Sunday, 29 April 2018

April 29 2018

 
NATURE MONCTON INFORMATION LINE, Apr. 29, 2018 (Sunday)
 

 To respond by e-mail, please address your message to the information line editor nelson@nb.sympatico.ca  Please advise if any errors are noted in wording or photo labeling.
 
For more information on Nature Moncton, check the website at www.naturemoncton.com
 
Edited by: Nelson Poirier nelson@nb.sympatico.ca
Transcript by: David Christie maryspt@mac.com
Info Line # 506-384-6397 (384-NEWS)
 
 
**   Catherine Hamilton captured some excellent photos of young of the year RED FOXES [Renard roux] on Saturday in Petitcodiac. There were five young ones playing in the grass.
 
**   Carol Shea visited St. Martins to check on the SNOWY EGRET [Aigrette neigeuse] that had been located there and was able to share a photo that shows the golden slippers, a signature field mark of this species of egret.
 
**  Brian Stone got a great photo of a WOOD LOUSE  [] that came to him to be photographed on Saturday. His yard GROUNDHOG (Woodchuck) [Marmotte commune] is still enjoying snacking under a tree by his deck, and a pair of BLACK-CAPPED CHICKADEES [Mésange à tête noire] are busy checking out a swallow nest box in his yard for a second day.  Brian also got a photo of a RUBY-CROWNED KINGLET [Roitelet à couronne rubis] to show that the male really does have a ruby crown patch that we seldom see.
 
    Also a very special photo of a LADY BEETLE [coccinelle] about to lift off, showing it lifting its hard outer elytra that are used for protection, to spread its capable wings underneath to fly off.
 
**  We surely got a rude awakening to the machine-gun banging of a YELLOW-BELLIED SAPSUCKER [Pic maculé] pounding on a swallow nest box  attached to the roof of our camp. It reverberated so loud through the camp that I could not help but wonder if the dishes on the shelf would come tumbling down!
 
     In the warmth of Friday, I saw the first MASON BEES [Abeille maçonne] flying about our several mason bee houses. The ones I could see were males, which may have come from the bee-houses or from elsewhere. The males are always at the front of the holes and they come out first, followed by the females. This is why it’s so important that the holes be  5 inches deep or you could only be producing males; the important females are at the back of the usually five-inch holes.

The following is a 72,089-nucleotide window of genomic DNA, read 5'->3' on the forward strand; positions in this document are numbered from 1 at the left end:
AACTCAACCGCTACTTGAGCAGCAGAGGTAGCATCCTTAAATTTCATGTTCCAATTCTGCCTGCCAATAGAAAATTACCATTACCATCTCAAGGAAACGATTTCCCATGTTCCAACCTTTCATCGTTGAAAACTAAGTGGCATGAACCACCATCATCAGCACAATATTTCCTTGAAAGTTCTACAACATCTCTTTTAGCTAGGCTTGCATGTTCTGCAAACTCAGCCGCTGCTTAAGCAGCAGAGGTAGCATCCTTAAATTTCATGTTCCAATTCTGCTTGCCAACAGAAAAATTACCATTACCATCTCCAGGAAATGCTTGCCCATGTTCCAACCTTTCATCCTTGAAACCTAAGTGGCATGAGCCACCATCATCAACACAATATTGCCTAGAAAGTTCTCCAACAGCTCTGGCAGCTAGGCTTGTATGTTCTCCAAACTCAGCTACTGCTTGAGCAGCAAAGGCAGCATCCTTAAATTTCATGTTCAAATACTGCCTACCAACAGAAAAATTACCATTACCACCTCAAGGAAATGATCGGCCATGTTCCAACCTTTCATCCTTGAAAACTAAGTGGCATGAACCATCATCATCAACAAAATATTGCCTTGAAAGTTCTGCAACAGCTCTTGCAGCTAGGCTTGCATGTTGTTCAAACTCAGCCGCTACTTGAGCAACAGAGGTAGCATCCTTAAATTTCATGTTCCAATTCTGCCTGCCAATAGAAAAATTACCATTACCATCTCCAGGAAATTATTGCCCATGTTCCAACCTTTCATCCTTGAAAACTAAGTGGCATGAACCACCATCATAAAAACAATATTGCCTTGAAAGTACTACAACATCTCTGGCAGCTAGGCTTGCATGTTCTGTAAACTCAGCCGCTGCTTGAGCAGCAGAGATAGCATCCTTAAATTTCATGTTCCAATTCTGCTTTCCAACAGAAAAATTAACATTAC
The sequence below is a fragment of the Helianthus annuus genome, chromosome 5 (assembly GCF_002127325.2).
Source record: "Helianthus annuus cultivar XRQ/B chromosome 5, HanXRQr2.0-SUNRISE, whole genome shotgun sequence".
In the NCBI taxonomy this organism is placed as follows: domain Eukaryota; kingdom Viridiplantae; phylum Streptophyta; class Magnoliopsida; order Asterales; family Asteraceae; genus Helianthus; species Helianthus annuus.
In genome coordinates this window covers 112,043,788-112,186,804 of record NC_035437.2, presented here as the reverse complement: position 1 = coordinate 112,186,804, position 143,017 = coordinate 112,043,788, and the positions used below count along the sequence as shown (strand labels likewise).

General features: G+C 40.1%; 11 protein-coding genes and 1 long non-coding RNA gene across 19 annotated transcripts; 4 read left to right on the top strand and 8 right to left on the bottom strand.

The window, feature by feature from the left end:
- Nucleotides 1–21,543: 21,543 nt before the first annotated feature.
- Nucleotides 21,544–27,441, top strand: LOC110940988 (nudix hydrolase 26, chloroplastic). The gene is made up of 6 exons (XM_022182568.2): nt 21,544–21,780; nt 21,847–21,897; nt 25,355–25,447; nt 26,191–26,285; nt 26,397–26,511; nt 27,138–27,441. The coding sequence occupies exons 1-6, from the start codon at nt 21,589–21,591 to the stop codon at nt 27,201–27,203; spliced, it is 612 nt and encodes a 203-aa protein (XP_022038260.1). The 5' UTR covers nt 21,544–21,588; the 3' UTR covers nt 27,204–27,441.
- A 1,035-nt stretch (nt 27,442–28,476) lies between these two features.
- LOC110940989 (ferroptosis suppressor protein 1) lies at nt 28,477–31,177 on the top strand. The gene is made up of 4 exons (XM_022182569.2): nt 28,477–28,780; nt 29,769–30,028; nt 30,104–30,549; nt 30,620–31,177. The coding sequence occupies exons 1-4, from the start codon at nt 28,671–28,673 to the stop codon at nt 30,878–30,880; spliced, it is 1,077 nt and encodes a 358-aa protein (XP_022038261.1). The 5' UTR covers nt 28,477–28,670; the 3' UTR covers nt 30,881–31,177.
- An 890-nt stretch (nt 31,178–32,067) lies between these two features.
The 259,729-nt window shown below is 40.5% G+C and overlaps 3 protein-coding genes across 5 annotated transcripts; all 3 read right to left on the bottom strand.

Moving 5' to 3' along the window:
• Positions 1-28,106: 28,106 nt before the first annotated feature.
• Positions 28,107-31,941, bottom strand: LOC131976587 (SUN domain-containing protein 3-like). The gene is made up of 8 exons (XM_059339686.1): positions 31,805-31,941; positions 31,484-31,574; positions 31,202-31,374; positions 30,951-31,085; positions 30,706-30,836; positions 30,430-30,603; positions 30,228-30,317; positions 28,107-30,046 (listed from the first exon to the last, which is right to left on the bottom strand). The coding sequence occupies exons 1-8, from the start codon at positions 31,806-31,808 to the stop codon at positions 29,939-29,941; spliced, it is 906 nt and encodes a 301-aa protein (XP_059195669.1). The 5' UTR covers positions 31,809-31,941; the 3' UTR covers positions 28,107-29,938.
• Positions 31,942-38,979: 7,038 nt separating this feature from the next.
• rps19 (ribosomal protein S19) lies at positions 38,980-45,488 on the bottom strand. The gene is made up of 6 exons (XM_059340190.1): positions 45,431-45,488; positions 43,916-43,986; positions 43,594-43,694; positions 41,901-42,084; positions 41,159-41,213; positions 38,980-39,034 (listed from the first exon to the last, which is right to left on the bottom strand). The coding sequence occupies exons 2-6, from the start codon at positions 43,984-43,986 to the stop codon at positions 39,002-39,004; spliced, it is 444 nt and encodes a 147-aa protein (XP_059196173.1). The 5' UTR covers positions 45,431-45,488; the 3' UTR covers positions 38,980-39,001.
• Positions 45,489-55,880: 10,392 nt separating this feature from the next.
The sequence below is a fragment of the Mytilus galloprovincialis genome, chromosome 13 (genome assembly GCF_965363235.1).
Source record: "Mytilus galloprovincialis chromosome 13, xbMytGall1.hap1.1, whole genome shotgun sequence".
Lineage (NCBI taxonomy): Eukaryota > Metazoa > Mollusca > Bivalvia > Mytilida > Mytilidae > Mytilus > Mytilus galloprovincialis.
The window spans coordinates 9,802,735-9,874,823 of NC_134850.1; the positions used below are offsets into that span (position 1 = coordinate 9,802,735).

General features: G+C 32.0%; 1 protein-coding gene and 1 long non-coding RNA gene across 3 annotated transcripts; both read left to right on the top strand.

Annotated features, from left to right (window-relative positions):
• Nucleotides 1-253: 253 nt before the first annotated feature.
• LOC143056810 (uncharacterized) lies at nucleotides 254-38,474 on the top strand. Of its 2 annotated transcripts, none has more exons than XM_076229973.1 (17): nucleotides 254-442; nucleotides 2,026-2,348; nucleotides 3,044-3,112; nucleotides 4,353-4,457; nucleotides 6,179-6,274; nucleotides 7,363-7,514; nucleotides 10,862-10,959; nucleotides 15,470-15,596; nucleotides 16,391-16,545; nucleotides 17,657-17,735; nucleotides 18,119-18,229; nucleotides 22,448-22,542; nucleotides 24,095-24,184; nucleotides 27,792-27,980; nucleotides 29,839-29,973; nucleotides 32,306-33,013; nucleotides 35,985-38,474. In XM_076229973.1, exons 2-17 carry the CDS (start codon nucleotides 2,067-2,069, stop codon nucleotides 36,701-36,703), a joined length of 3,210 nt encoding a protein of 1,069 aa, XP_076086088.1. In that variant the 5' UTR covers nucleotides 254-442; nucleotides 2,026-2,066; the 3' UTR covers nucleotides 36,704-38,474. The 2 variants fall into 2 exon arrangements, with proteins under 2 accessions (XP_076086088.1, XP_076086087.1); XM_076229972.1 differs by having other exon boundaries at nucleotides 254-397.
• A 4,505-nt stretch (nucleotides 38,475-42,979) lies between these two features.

Also, a dark morph REDBELLY SNAKE [Couleuvre à ventre rouge] joined one of its brown morph kin. You can see the partial neck ring more clearly in the dark morph. Red-bellied Snakes are small, rarely getting over 12 inches. Their under-belly is fiery red. A REDBACK SALAMANDER [Salamandre rayée] also joined the snakes under the boot map. The photo shows how it gets its name. The photo makes it look large but these are small salamanders that live and breed on land instead of water. David Cannon may not agree, as they have a real liking for his yard pool.
 
I’m also attaching a photo of why the Info Line went out late yesterday, when we lost power and woke up to see the pole supplying power to our camp lying in the river after being ponded by the ice break-up.
 
 
Nelson Poirier,
Nature Moncton
 
 
BLACK-CAPPED CHICKADEE. APRIL 28, 2018. BRIAN STONE

BLACK-CAPPED CHICKADEE. APRIL 28, 2018. BRIAN STONE

CHIPPING SPARROW.APRIL 27, 2018. ALDO DORIO

GROUNDHOG. APRIL 28, 2018. BRIAN STONE

LADY BEETLE. APRIL 27. 2018. BRIAN STONE

PALM WARBLER.APRIL 27, 2018. ALDO DORIO

POLE STRUCK BY ICE ON LITTLE SOUTHWEST MIRAMICHI. APRIL 28, 2018. NELSON POIRIER

RED FOX PUP. APRIL 28, 2018. CATHERINE HAMILTON 

RED FOX PUP. APRIL 28, 2018. CATHERINE HAMILTON 

RED FOX PUPS. APRIL 28, 2018. CATHERINE HAMILTON 

RED-BACKED SALAMANDER. APRIL 28, 2018. NELSON POIRIER

RED-BELLIED SNAKE(DARK MORPH). APRIL 28, 2018. NELSON POIRIER.

RUBY-CROWNED KINGLET. APRIL 27. 2018. BRIAN STONE

SNOWY EGRET. APRIL 28, 2018 . CAROL SHEA

WOOD LOUSE. APRIL 28, 2018. BRIAN STONE

YELLOW-BELLIED SAPSUCKER.APRIL 27, 2018.NELSON POIRIER